Dry Bean Breeding Project


Dry Bean Production

   Dry beans have been grown commercially in Colorado for more than 100 years. The primary market class has always been the pinto bean, usually comprising more than 90% of the total crop. Other market classes have been produced, including small read, Anasazi, pink, light red kidney, small white and others. Today light red kidney is the second largest market class, comprising 5 to 15% of total production.

   Pinto beans have been an important crop in Colorado agriculture since production statistics were first compiled in 1909. At that time, 5,00 acres were planted that had an average yield of 580 Ib/A at a price of $3.60/cwt. Pinto bean production increased rapidly thereafter. In 1914, 20,000 acres were planted and by 1917 production increased to 243,000 acres, of which only 40,000 acres were under irrigation. Annual production in Colorado increased from 180,000 cwt in 1914 to 900,000 cwt in 1917. The industry enjoyed steady growth throughout the 20s and 30s, and saw a record high in 1943 with 460,000 harvested acres.  Average yield at that time was 535 Ib/A at $5.70/cwt. From 1970 to mid 1990’s, acreage fluctuated between 120,000 to 225,000 acres annually, and average yields steadily increased to more than 1800 Ib/A. Prices during this period varied from $8.60 to $31.20/cwt. Acreage since the mid 1990s has steadily declined due to low prices. In 2003, the area planted to bean was the lowest since the mid 1910s at 69,000 acres. Prices currently vary between $14 to to 18/cwt. Given that the current cost of production is estimated at $15/cwt, it is clear that the profit margin for the bean crop is minimal and lower prices have reduced the number of acres planted to historic laws.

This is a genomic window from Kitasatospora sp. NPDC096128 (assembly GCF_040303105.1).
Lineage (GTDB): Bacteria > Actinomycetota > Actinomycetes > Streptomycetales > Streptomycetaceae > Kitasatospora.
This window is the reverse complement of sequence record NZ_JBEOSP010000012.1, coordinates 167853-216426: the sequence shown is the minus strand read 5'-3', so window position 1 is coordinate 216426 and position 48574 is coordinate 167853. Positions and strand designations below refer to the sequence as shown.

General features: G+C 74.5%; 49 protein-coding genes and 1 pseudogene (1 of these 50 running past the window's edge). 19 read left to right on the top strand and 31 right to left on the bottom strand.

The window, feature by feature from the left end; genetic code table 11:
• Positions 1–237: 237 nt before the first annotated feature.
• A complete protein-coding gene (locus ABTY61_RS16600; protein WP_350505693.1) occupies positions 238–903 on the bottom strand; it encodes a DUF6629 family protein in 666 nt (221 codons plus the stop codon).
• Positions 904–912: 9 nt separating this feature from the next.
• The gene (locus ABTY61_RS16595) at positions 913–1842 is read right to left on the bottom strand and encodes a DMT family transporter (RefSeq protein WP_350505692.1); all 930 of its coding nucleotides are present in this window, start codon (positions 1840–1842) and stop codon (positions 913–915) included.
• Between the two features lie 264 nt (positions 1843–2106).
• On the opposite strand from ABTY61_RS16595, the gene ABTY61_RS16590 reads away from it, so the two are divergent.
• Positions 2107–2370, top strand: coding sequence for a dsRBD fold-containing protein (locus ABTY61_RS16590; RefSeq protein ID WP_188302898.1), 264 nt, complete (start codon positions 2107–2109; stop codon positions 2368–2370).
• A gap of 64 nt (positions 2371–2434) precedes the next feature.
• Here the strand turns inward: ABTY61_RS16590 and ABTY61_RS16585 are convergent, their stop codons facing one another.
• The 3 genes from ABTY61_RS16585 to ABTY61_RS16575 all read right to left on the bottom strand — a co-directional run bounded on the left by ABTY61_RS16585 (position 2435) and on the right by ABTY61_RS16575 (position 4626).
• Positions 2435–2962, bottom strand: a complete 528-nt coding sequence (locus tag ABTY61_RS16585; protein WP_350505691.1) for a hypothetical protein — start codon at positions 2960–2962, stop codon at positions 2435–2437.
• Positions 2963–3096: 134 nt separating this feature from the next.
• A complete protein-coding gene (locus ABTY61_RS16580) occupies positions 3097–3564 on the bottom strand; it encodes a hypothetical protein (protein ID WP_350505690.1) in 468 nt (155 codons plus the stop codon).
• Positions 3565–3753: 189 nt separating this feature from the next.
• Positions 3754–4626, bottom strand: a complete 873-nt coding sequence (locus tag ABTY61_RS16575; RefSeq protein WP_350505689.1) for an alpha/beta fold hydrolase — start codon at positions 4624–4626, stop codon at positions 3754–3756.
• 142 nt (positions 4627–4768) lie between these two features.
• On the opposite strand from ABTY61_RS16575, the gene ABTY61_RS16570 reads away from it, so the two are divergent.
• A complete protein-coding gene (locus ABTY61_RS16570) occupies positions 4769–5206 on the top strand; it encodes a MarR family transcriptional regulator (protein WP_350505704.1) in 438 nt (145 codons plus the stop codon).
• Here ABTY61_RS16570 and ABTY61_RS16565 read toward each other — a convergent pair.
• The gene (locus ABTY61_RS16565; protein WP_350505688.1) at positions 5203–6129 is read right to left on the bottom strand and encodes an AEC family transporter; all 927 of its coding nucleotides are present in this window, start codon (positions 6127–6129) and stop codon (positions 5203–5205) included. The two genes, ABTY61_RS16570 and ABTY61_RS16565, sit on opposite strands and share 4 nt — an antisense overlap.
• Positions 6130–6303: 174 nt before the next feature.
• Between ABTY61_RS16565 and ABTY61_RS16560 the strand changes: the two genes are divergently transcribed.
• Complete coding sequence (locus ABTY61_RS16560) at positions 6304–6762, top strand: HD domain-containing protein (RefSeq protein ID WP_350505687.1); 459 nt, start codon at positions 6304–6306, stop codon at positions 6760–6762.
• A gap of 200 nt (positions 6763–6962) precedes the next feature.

Dry Bean Improvement and Breeding

    Alvin Kezer and Walter Sackett were among the first scientists in Colorado to work with dry beans. In 1918, they reported on dry bean production practices in Colorado during the early 20th century in publication “Beans in Colorado and Their Diseases”. Early bean varieties were derived from land races that were grown by Native Americans or imported from other regions, including Mexico. The market class that we recognize today as pinto bean was known by several names during the early years of cultivation including: Mexican, Mexican bean, Mexican bean, Mexican tick bean, Colorado bean, army bean, and others. The name pinto was well established by the mid-20th century, and the pinto is now recognized market class according to USDA Agricultural Marketing Standards.

   Dry bean breeding activities in Colorado during the early 20th century were primarily focused on single-plant selections from land races and varieties that were brought into Colorado. Kezer and Sackett stated that, “…much progress can be made from selection with pinto beans as is sometimes done with corn in the Midwest”. Suggested selection criteria included high individual plant yield, early maturity, uniform ripening of pods, and freedom from disease. The selections were planted in rows, and the highest-yielding rows that had desirable agronomic characteristics were saved for future planting sotck. Kezer and Sackett stated that “Preliminary work with bean selection shows that it is easily possible to increase the yield 25% by selection alone”. Undoubtedly, these early selections produced both higher yield and better disease resistance that in early varieties.

     Pinto beans were also very important in the San Juan Basin of south central Colorado during the early 20th centuary. Early varieties were also derived from land races imported from other regions, especially the highlands of Mexico. During the 1930’s, pinto bean varieties such as San Juan showed severe symptoms of bean common mosaic virus (BCMV) infection. Dwight Koonce, who worked on beans for Colorado A&M at Hesperus, CO, cooperated with a local bean grower Homer Norton to identify and select disease-free plants in the field. Their work led to the release of the variety “San Juan Select” , a virus-resistant variety, the most widely grown pinto in the region until the early 1980’s, when the pinto variety “Cahone” was released by CSU. Today, a small amount of acreage is still planted to San Juan Select in the San Juan Basin.

Origin of the Breeding Program